About Cryptoporticus


Ludum Dare 25
Ludum Dare 24
Ludum Dare 23
Ludum Dare 22

Cryptoporticus's Trophies

Cryptoporticus's Archive


Posted by
Sunday, August 26th, 2012 4:38 pm

In my game you play as a small fish who must grow and evolve in order to get to the surface before the time runs out.

Boss fight

I’m pretty proud of it, I guess.

I’ll do a proper postmortem when I wake up.

Game is here.

Rush hour in an immensely overpopulated futuristic city.

Posted by
Saturday, April 21st, 2012 4:09 pm

After about 10 hours of work, I’m ready to share what I’ve been up to.

The gameplay is pretty simple. You play as that little man, and you have to try and navigate him through very busy sky traffic. As you fly, you collect stars which let you upgrade your ship so that you can fly higher.

I spent most of the day making crashes look cool:

Tomorrow I’ll get the physics working exactly how I want them to, get the fuel working, change all the graphics, add some music and then make sure all the bugs are gone in time for the deadline.

You can play the game here.



The Deep – Postmortem

Posted by
Monday, December 19th, 2011 6:35 pm


This was my first Ludum Dare and I must say that I enjoyed every moment of it. I rarely see my projects through to the end so having a time limit and some competition was very useful for motivation.

What the player will see before initiating the awesome, or not, lockpicking mini-game.

What went right?

  • Time. I had plenty of time to work on this game, an empty house and no plans for the weekend meant that I could dedicate every moment I was awake/not eating to working on the game.
  • Pre-planning. I planned every aspect of the game on paper and planned out exactly what order I was make everything in before I wrote a single line of code. Not a single feature in the final version wasn’t planned on paper first, a lot of features from my original plans were removed though.
  • Knowledge. Every feature in my game had been made at some point or another, in some form or another, by me. The problem was trying to remember how I made them and then put them all together into a game that actually works.
  • Notch. That man’s livestream had some great music. Plus, the rhythmic tapping of his keyboard was great motivation to keep typing.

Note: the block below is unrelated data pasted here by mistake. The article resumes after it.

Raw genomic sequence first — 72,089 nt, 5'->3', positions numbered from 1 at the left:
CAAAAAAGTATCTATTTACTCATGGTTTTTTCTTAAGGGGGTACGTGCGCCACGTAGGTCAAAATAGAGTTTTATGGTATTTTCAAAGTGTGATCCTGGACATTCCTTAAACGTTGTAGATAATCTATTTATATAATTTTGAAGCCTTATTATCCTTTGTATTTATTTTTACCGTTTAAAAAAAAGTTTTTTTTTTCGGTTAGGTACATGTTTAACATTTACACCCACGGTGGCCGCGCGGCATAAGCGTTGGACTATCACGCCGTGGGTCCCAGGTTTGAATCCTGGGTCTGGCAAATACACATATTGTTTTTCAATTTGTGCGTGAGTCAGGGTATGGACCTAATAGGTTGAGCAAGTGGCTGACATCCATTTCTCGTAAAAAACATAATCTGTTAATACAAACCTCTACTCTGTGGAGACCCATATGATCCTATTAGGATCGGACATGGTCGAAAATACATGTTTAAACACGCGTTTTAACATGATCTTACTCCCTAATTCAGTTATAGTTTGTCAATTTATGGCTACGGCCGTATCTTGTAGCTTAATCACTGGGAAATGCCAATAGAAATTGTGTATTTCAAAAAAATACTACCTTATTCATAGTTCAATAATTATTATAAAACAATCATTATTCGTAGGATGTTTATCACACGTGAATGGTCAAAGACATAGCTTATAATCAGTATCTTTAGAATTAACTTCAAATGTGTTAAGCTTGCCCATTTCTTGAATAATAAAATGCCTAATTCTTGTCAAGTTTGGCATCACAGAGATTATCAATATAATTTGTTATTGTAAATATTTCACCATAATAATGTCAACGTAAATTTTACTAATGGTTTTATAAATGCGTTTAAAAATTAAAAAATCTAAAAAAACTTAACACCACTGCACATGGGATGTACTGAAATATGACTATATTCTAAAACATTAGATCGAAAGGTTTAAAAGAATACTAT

• Gameplay. The idea was that my game would be hard. I wanted people to feel under pressure while they were trying to disarm the bombs, I thought that the time-limit, lack of a reset button and having to start the game from the beginning if they failed was a good way of achieving this. Plus, if no one can finish the game, no one can complain that it’s too short.

What went wrong?

  • Gameplay. Apparently players don’t like to be infuriated by high difficulty levels and over-the-top punishments for making just one mistake, who knew?
  • Over-estimation of my programming speed. A lot of stuff from the original plans were never in the final game, this is purely because I didn’t realize just how long it takes me to code even the most basic of features.
  • Lockpicking. As a result of not having the foresight to realize how long these features would take to add, lockpicking wasn’t started until a few hours before the deadline. This resulted in lockpicking turning from the Tetris style puzzle that it was originally supposed to be and becoming a “Bash the buttons as fast as you can” minigame with awful graphics. It also meant that the option to place a previously disarmed bomb in the lock to explode it open, had to be cut completely.

Off-center Star Wars references, FTW.

The Lights Out style bomb disarm minigame.

Overall, I’ve learned that difficulty is not a good substitute for longevity and that believing my programming skills to be god-like is never a good idea, especially before I attempt to make something against the clock and something that other people will play.

[cache: storing page]